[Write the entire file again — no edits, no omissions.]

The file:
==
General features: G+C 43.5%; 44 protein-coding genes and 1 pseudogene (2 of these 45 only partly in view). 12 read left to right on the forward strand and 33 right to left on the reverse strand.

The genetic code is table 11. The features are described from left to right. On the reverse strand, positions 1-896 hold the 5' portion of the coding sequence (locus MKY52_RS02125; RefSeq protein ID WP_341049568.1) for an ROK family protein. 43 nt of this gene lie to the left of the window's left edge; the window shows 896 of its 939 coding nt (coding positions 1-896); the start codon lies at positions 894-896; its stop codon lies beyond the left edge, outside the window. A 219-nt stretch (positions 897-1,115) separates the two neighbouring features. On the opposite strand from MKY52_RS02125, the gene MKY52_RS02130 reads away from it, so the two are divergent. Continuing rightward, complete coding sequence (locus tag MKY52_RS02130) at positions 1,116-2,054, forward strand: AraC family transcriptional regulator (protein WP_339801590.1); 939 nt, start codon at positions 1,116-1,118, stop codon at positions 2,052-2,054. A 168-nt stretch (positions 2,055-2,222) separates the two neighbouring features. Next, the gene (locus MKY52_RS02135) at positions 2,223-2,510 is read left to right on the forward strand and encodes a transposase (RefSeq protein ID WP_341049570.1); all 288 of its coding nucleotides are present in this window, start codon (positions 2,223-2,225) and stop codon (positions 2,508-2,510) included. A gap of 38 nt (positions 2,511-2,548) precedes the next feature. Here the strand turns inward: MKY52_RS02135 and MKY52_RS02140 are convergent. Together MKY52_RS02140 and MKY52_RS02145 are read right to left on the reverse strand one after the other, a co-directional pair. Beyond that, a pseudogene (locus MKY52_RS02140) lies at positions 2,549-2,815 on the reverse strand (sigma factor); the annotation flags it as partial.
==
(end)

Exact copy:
General features: G+C 43.5%; 44 protein-coding genes and 1 pseudogene (2 of these 45 only partly in view). 12 read left to right on the forward strand and 33 right to left on the reverse strand.

The genetic code is table 11. The features are described from left to right. On the reverse strand, positions 1-896 hold the 5' portion of the coding sequence (locus MKY52_RS02125; RefSeq protein ID WP_341049568.1) for an ROK family protein. 43 nt of this gene lie to the left of the window's left edge; the window shows 896 of its 939 coding nt (coding positions 1-896); the start codon lies at positions 894-896; its stop codon lies beyond the left edge, outside the window. A 219-nt stretch (positions 897-1,115) separates the two neighbouring features. On the opposite strand from MKY52_RS02125, the gene MKY52_RS02130 reads away from it, so the two are divergent. Continuing rightward, complete coding sequence (locus tag MKY52_RS02130) at positions 1,116-2,054, forward strand: AraC family transcriptional regulator (protein WP_339801590.1); 939 nt, start codon at positions 1,116-1,118, stop codon at positions 2,052-2,054. A 168-nt stretch (positions 2,055-2,222) separates the two neighbouring features. Next, the gene (locus MKY52_RS02135) at positions 2,223-2,510 is read left to right on the forward strand and encodes a transposase (RefSeq protein ID WP_341049570.1); all 288 of its coding nucleotides are present in this window, start codon (positions 2,223-2,225) and stop codon (positions 2,508-2,510) included. A gap of 38 nt (positions 2,511-2,548) precedes the next feature. Here the strand turns inward: MKY52_RS02135 and MKY52_RS02140 are convergent. Together MKY52_RS02140 and MKY52_RS02145 are read right to left on the reverse strand one after the other, a co-directional pair. Beyond that, a pseudogene (locus MKY52_RS02140) lies at positions 2,549-2,815 on the reverse strand (sigma factor); the annotation flags it as partial.